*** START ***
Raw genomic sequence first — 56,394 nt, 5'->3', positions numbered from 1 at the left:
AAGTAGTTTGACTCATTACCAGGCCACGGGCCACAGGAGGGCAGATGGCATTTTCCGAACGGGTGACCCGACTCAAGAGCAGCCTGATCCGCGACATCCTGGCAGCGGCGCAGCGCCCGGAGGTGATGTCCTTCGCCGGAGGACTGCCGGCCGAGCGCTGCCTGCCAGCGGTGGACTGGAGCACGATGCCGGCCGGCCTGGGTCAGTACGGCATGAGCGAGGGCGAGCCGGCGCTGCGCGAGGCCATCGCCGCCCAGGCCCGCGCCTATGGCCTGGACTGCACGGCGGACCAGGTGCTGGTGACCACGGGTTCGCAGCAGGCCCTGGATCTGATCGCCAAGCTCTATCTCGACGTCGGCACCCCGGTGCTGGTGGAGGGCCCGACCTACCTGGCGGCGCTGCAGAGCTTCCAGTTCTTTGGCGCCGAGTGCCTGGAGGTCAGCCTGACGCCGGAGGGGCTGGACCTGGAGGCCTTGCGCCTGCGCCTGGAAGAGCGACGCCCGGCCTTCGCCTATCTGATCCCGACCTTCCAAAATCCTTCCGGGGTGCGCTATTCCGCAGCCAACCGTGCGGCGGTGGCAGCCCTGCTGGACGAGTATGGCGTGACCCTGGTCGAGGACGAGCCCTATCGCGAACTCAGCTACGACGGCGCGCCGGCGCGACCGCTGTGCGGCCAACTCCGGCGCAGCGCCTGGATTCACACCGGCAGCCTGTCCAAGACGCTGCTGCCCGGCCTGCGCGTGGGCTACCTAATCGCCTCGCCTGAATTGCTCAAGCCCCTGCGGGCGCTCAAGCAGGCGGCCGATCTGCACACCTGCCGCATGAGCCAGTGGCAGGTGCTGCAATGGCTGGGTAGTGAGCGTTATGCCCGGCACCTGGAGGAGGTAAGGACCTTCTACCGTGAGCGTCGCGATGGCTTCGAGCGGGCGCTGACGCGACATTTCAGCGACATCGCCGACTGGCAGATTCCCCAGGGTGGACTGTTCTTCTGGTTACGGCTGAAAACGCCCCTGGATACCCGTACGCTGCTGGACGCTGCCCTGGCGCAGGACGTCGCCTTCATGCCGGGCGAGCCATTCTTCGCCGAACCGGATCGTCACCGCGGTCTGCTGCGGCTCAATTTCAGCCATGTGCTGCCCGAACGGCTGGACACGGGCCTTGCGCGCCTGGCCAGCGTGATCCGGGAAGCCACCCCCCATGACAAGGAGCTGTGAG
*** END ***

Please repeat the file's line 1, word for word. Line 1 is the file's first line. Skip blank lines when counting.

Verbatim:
Raw genomic sequence first — 56,394 nt, 5'->3', positions numbered from 1 at the left: